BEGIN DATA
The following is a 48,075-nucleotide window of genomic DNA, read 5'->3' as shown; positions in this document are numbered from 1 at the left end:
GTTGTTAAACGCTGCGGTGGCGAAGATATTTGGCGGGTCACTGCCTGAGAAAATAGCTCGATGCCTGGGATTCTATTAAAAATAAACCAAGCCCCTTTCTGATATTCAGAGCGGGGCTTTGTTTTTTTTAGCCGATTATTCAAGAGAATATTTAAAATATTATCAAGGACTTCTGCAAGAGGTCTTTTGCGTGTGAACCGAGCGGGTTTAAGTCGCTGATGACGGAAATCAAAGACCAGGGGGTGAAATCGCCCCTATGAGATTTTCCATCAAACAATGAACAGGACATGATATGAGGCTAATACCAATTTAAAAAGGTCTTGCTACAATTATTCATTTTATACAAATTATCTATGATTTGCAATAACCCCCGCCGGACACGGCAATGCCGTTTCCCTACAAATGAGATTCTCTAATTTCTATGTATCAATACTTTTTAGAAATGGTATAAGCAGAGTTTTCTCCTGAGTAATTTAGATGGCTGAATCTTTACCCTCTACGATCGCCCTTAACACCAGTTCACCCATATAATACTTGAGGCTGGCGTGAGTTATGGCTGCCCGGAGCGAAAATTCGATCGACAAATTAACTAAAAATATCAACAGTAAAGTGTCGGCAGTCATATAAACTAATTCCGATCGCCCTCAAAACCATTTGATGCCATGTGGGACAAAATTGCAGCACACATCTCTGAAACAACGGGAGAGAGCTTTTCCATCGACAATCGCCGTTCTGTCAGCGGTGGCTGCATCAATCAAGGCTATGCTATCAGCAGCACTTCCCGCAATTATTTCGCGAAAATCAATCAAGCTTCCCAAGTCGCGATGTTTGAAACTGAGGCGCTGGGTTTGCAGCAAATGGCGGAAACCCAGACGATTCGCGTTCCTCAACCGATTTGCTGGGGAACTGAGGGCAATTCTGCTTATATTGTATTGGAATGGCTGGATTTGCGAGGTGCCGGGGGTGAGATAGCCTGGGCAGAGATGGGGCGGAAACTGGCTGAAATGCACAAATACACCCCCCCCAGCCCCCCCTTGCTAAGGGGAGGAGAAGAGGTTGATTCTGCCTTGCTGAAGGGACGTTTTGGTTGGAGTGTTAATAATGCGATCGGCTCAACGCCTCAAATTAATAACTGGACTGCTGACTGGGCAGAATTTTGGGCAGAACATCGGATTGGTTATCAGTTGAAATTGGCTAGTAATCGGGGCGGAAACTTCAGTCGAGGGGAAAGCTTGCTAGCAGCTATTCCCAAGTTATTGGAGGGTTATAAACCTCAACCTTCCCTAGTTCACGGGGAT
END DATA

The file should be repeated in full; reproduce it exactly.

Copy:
The following is a 48,075-nucleotide window of genomic DNA, read 5'->3' as shown; positions in this document are numbered from 1 at the left end:
GTTGTTAAACGCTGCGGTGGCGAAGATATTTGGCGGGTCACTGCCTGAGAAAATAGCTCGATGCCTGGGATTCTATTAAAAATAAACCAAGCCCCTTTCTGATATTCAGAGCGGGGCTTTGTTTTTTTTAGCCGATTATTCAAGAGAATATTTAAAATATTATCAAGGACTTCTGCAAGAGGTCTTTTGCGTGTGAACCGAGCGGGTTTAAGTCGCTGATGACGGAAATCAAAGACCAGGGGGTGAAATCGCCCCTATGAGATTTTCCATCAAACAATGAACAGGACATGATATGAGGCTAATACCAATTTAAAAAGGTCTTGCTACAATTATTCATTTTATACAAATTATCTATGATTTGCAATAACCCCCGCCGGACACGGCAATGCCGTTTCCCTACAAATGAGATTCTCTAATTTCTATGTATCAATACTTTTTAGAAATGGTATAAGCAGAGTTTTCTCCTGAGTAATTTAGATGGCTGAATCTTTACCCTCTACGATCGCCCTTAACACCAGTTCACCCATATAATACTTGAGGCTGGCGTGAGTTATGGCTGCCCGGAGCGAAAATTCGATCGACAAATTAACTAAAAATATCAACAGTAAAGTGTCGGCAGTCATATAAACTAATTCCGATCGCCCTCAAAACCATTTGATGCCATGTGGGACAAAATTGCAGCACACATCTCTGAAACAACGGGAGAGAGCTTTTCCATCGACAATCGCCGTTCTGTCAGCGGTGGCTGCATCAATCAAGGCTATGCTATCAGCAGCACTTCCCGCAATTATTTCGCGAAAATCAATCAAGCTTCCCAAGTCGCGATGTTTGAAACTGAGGCGCTGGGTTTGCAGCAAATGGCGGAAACCCAGACGATTCGCGTTCCTCAACCGATTTGCTGGGGAACTGAGGGCAATTCTGCTTATATTGTATTGGAATGGCTGGATTTGCGAGGTGCCGGGGGTGAGATAGCCTGGGCAGAGATGGGGCGGAAACTGGCTGAAATGCACAAATACACCCCCCCCAGCCCCCCCTTGCTAAGGGGAGGAGAAGAGGTTGATTCTGCCTTGCTGAAGGGACGTTTTGGTTGGAGTGTTAATAATGCGATCGGCTCAACGCCTCAAATTAATAACTGGACTGCTGACTGGGCAGAATTTTGGGCAGAACATCGGATTGGTTATCAGTTGAAATTGGCTAGTAATCGGGGCGGAAACTTCAGTCGAGGGGAAAGCTTGCTAGCAGCTATTCCCAAGTTATTGGAGGGTTATAAACCTCAACCTTCCCTAGTTCACGGGGAT